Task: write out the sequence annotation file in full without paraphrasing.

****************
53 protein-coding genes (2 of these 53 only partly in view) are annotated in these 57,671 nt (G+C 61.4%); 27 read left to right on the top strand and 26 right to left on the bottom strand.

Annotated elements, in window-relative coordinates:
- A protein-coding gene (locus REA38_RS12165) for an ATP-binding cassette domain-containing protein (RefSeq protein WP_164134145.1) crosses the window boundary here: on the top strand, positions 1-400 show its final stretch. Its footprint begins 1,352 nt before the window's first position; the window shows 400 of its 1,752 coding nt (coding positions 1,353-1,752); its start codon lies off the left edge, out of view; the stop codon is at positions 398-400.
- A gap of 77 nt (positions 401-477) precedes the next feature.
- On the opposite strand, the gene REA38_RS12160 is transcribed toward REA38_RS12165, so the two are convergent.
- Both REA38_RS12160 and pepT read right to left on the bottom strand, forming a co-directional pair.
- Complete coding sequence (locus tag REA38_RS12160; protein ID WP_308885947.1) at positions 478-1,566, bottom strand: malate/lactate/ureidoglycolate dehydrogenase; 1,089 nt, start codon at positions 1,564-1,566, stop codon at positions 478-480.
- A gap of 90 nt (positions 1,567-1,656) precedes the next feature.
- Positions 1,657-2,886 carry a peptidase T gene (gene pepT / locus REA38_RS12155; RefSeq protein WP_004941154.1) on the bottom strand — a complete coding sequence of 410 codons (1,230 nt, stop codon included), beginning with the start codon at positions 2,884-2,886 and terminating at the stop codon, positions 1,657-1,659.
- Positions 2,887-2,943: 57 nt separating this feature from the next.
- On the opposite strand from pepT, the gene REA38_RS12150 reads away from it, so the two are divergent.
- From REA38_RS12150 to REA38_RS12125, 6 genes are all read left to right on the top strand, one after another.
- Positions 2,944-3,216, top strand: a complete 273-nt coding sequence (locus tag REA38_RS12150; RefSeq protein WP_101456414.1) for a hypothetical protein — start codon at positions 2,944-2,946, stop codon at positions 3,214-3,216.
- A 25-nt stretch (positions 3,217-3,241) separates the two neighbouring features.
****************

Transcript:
53 protein-coding genes (2 of these 53 only partly in view) are annotated in these 57,671 nt (G+C 61.4%); 27 read left to right on the top strand and 26 right to left on the bottom strand.

Annotated elements, in window-relative coordinates:
- A protein-coding gene (locus REA38_RS12165) for an ATP-binding cassette domain-containing protein (RefSeq protein WP_164134145.1) crosses the window boundary here: on the top strand, positions 1-400 show its final stretch. Its footprint begins 1,352 nt before the window's first position; the window shows 400 of its 1,752 coding nt (coding positions 1,353-1,752); its start codon lies off the left edge, out of view; the stop codon is at positions 398-400.
- A gap of 77 nt (positions 401-477) precedes the next feature.
- On the opposite strand, the gene REA38_RS12160 is transcribed toward REA38_RS12165, so the two are convergent.
- Both REA38_RS12160 and pepT read right to left on the bottom strand, forming a co-directional pair.
- Complete coding sequence (locus tag REA38_RS12160; protein ID WP_308885947.1) at positions 478-1,566, bottom strand: malate/lactate/ureidoglycolate dehydrogenase; 1,089 nt, start codon at positions 1,564-1,566, stop codon at positions 478-480.
- A gap of 90 nt (positions 1,567-1,656) precedes the next feature.
- Positions 1,657-2,886 carry a peptidase T gene (gene pepT / locus REA38_RS12155; RefSeq protein WP_004941154.1) on the bottom strand — a complete coding sequence of 410 codons (1,230 nt, stop codon included), beginning with the start codon at positions 2,884-2,886 and terminating at the stop codon, positions 1,657-1,659.
- Positions 2,887-2,943: 57 nt separating this feature from the next.
- On the opposite strand from pepT, the gene REA38_RS12150 reads away from it, so the two are divergent.
- From REA38_RS12150 to REA38_RS12125, 6 genes are all read left to right on the top strand, one after another.
- Positions 2,944-3,216, top strand: a complete 273-nt coding sequence (locus tag REA38_RS12150; RefSeq protein WP_101456414.1) for a hypothetical protein — start codon at positions 2,944-2,946, stop codon at positions 3,214-3,216.
- A 25-nt stretch (positions 3,217-3,241) separates the two neighbouring features.